IT IS one of the top festivals for new music not just in this country but worldwide.

Which is why this weekend, visitors from across the globe flooded into town for the Huddersfield Contemporary Music Festival (HCMF) .

The festival got under way on Friday, just as it has done every November for the last 35 years, bringing musicians, composers and artists to the town to share the latest developments in new music.

In doing so, HCMF has won many friends and supporters, creating partnerships with musicians, artists, programmers and funders across the world.

Those partnerships were much in evidence on the festival’s opening weekend which gave audiences their first tastes of the work of its Norwegian composer-in-residence Maja S K Ratkje and of the Oslo Sinfonietta.

But there were other European influences too with the Hamburg-based Ensemble Resonanz and the much talked about Irish new music group, the Crash Ensemble whose Friday night portrait of the composer Donnacha Dennehy quickly became an early festival talking point.

They made a second appearance last night with American Originals and are expected to pack out a Bates Mill gig tonight dedicated to Irish Mavericks.

The festival’s Nordic connections are strong as they have been over the last couple of years.

Kristin Danielson, director of the Music Information Centre, Norway, said: “Embarking on our third year of co-operation with Huddersfield Contemporary Music Festival, we realise how exciting it is to see from what angles a festival director chooses to present Norwegian music.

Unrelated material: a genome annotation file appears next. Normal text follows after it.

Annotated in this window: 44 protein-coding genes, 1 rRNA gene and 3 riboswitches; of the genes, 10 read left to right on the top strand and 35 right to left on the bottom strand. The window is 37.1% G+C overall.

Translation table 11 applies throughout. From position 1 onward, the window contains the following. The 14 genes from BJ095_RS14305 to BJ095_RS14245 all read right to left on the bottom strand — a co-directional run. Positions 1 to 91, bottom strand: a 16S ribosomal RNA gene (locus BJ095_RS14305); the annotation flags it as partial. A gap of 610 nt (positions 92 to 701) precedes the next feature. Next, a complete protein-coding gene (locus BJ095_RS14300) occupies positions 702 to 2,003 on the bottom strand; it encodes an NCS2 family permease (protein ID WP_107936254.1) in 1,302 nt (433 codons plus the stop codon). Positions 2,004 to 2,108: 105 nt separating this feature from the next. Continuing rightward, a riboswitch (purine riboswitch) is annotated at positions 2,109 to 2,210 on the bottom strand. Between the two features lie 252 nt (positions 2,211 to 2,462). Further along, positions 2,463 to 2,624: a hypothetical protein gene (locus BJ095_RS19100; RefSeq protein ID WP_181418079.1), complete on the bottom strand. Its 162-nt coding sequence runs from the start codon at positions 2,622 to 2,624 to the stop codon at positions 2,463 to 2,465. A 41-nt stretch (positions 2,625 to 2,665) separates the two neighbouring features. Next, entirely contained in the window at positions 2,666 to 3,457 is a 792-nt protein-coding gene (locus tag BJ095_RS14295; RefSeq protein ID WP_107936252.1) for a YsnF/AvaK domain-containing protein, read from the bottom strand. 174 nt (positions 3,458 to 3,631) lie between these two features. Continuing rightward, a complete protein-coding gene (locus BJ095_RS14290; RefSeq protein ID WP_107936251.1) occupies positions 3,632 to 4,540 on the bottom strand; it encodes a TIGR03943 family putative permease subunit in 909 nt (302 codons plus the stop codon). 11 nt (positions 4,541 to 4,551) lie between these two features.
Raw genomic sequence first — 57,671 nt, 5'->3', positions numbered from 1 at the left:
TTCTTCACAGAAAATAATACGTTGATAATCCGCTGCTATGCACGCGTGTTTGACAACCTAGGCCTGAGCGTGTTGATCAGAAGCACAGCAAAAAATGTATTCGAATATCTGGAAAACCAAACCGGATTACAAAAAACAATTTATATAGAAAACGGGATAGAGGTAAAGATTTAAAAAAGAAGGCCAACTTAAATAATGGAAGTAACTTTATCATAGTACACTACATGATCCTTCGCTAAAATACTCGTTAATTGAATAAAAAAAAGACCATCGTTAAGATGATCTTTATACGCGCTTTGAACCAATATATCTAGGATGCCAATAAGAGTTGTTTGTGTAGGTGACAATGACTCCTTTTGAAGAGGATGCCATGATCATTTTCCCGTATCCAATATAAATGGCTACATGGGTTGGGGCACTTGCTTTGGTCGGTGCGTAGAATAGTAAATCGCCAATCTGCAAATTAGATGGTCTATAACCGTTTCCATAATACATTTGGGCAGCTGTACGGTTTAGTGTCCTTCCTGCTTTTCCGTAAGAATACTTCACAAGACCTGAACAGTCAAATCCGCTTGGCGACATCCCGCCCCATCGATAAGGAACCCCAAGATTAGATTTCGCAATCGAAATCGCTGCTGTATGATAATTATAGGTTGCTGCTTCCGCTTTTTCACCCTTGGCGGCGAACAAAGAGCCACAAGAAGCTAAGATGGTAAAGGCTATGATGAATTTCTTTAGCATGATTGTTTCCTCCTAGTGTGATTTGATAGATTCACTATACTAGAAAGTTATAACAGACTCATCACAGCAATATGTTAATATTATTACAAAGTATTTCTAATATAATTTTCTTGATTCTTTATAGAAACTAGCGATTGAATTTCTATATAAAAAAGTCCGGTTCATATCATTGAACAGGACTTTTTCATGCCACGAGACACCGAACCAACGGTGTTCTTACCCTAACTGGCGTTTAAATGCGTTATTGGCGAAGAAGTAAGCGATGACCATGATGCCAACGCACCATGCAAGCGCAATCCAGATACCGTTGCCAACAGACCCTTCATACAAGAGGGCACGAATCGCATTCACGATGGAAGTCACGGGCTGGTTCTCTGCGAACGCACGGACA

“For us this is the most interesting part of such a co-operation. Graham McKenzie, HCMF’s artistic director is an incorruptible and fearless curator.

“During the last decade or so, Maja S K Ratkje has made a name for herself as one of the most uncompromising and exciting Norwegian voices, physically as a performing artist as well as a composer.”

Maja’s work will feature throughout the festival and ranges from a hauntingly beautifully soundtrack which she has created for an installation of dancing cranes with Kathy Hinde at Bates Mill to the music for Korall Koral – a baby opera which will be seen in Huddersfield next weekend.

One of the weekend’s big concerts featured almost 60 members of Bolsterstone Male Voice Choir who sang in the world premiere in Huddersfield Town Hall of composer John Surman’s piece, Lifelines.

Chairman Roger Pont said afterwards: “It was great. It’s been a huge challenge but we pulled it off.

“Now we are off to the London Jazz Festival to do it all again and where the piece will be recorded by BBC Radio 3.”

The combination of northern voices with consummate instrumentals from John Surman on saxophones and Howard Moody on piano and organ created a series of epic stories linking man and the natural elements.

Throughout the week, at venues across the town, there will be more than 50 events including concerts, installations and talks.

Today there are a number of free events including a programme of short concerts.

Highlights during the week include virtuoso violinist Irvine Arditti playing the work of John Cage plus Ensemble musikFabrik and EXAUDI in the UK premiere of composer Wolfgang Rihm’s Vigilia and London Sinfonietta’s celebration of the work of Danish composer Pelle Gudmundsen-Holmgreen.

The festival continues until next weekend. Full details online at

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